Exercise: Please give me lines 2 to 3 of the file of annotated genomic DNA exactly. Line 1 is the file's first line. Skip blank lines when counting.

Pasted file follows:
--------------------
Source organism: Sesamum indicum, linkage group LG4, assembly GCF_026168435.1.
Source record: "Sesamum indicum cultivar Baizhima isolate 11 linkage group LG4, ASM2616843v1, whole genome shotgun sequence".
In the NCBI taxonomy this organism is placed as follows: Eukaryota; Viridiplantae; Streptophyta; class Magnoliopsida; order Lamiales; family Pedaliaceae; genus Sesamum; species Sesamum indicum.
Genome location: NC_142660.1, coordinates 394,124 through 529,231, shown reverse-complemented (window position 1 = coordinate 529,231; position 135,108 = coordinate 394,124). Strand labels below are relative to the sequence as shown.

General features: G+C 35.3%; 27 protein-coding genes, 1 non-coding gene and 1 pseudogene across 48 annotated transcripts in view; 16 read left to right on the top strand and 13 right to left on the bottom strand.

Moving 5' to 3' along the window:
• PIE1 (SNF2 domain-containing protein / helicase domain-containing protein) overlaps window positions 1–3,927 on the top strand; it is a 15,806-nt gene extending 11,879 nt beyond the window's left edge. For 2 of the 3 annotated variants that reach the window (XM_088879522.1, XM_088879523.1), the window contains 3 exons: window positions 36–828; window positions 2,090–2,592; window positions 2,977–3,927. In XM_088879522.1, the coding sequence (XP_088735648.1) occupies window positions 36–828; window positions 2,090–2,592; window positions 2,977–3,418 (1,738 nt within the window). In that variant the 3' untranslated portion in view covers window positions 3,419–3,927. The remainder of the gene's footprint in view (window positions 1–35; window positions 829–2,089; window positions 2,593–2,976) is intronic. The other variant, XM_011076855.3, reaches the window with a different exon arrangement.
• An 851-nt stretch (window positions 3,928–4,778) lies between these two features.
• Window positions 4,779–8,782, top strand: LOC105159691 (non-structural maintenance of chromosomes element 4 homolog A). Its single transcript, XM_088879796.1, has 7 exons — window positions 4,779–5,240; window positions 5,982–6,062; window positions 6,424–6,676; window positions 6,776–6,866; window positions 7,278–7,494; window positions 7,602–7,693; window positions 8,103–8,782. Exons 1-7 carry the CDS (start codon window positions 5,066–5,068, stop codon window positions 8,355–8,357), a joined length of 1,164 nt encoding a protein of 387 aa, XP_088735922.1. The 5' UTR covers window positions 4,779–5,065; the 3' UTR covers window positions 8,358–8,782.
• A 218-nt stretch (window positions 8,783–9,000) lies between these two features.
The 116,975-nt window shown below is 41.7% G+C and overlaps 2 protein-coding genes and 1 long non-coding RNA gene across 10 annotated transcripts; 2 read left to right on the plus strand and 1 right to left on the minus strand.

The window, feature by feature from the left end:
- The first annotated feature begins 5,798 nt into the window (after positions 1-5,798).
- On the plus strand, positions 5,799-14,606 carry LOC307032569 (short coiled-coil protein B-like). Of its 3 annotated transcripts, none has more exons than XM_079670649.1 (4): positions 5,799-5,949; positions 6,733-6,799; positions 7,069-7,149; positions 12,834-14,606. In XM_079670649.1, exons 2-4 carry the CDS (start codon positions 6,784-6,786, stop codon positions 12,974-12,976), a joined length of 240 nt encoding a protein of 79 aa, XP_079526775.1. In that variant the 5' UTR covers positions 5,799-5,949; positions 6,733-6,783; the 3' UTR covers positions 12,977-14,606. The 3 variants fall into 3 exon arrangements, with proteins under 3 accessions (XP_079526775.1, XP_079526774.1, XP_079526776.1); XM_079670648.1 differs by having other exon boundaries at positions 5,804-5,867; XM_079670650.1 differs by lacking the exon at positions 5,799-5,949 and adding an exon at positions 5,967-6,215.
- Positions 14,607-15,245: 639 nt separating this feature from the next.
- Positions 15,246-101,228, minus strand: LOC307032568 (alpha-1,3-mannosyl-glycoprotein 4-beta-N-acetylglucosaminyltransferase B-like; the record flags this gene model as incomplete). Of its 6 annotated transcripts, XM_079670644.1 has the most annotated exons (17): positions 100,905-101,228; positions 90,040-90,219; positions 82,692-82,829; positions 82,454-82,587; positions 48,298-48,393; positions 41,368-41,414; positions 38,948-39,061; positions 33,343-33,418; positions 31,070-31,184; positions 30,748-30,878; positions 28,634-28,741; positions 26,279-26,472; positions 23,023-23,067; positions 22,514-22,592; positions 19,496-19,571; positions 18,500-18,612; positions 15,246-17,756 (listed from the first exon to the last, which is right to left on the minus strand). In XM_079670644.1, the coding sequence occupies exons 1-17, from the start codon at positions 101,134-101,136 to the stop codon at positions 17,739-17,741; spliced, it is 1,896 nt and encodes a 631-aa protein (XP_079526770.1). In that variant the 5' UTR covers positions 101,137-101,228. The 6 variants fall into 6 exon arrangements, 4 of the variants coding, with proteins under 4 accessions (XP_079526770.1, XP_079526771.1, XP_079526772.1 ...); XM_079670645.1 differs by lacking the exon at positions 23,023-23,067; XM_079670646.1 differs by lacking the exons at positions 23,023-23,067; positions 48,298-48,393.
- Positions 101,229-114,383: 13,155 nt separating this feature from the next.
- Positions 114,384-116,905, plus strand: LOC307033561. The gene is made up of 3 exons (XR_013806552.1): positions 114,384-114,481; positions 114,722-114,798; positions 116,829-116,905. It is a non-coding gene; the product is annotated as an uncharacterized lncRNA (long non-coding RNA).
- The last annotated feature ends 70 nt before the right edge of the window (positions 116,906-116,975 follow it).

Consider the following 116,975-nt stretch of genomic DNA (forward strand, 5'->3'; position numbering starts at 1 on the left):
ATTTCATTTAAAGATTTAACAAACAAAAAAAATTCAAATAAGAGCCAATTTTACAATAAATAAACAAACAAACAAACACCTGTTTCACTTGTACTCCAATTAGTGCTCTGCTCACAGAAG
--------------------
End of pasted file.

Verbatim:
Source record: "Sesamum indicum cultivar Baizhima isolate 11 linkage group LG4, ASM2616843v1, whole genome shotgun sequence".
In the NCBI taxonomy this organism is placed as follows: Eukaryota; Viridiplantae; Streptophyta; class Magnoliopsida; order Lamiales; family Pedaliaceae; genus Sesamum; species Sesamum indicum.